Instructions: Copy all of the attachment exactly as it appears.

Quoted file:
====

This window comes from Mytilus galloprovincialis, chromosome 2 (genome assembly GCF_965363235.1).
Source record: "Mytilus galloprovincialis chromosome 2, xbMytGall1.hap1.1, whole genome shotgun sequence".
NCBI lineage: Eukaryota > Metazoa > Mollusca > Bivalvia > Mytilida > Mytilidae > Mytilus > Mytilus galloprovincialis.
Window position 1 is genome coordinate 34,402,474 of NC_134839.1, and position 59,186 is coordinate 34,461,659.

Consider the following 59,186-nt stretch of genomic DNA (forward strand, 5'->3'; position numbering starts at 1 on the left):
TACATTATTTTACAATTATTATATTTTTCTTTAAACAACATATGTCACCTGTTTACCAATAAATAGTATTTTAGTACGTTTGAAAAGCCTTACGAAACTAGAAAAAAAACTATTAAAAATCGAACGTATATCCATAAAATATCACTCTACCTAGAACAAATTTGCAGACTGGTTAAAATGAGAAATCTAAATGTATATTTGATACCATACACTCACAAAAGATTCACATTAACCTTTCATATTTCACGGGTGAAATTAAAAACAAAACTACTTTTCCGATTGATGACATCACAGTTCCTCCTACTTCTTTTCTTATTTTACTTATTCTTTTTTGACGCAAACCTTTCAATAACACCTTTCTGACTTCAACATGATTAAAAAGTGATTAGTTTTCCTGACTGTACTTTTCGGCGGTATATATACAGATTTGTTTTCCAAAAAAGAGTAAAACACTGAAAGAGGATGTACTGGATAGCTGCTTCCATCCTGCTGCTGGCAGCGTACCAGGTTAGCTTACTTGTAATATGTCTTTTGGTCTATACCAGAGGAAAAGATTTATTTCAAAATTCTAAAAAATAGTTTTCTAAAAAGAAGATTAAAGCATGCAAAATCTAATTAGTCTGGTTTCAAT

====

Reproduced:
This window comes from Mytilus galloprovincialis, chromosome 2 (genome assembly GCF_965363235.1).
Source record: "Mytilus galloprovincialis chromosome 2, xbMytGall1.hap1.1, whole genome shotgun sequence".
NCBI lineage: Eukaryota > Metazoa > Mollusca > Bivalvia > Mytilida > Mytilidae > Mytilus > Mytilus galloprovincialis.
Window position 1 is genome coordinate 34,402,474 of NC_134839.1, and position 59,186 is coordinate 34,461,659.

Consider the following 59,186-nt stretch of genomic DNA (forward strand, 5'->3'; position numbering starts at 1 on the left):
TACATTATTTTACAATTATTATATTTTTCTTTAAACAACATATGTCACCTGTTTACCAATAAATAGTATTTTAGTACGTTTGAAAAGCCTTACGAAACTAGAAAAAAAACTATTAAAAATCGAACGTATATCCATAAAATATCACTCTACCTAGAACAAATTTGCAGACTGGTTAAAATGAGAAATCTAAATGTATATTTGATACCATACACTCACAAAAGATTCACATTAACCTTTCATATTTCACGGGTGAAATTAAAAACAAAACTACTTTTCCGATTGATGACATCACAGTTCCTCCTACTTCTTTTCTTATTTTACTTATTCTTTTTTGACGCAAACCTTTCAATAACACCTTTCTGACTTCAACATGATTAAAAAGTGATTAGTTTTCCTGACTGTACTTTTCGGCGGTATATATACAGATTTGTTTTCCAAAAAAGAGTAAAACACTGAAAGAGGATGTACTGGATAGCTGCTTCCATCCTGCTGCTGGCAGCGTACCAGGTTAGCTTACTTGTAATATGTCTTTTGGTCTATACCAGAGGAAAAGATTTATTTCAAAATTCTAAAAAATAGTTTTCTAAAAAGAAGATTAAAGCATGCAAAATCTAATTAGTCTGGTTTCAAT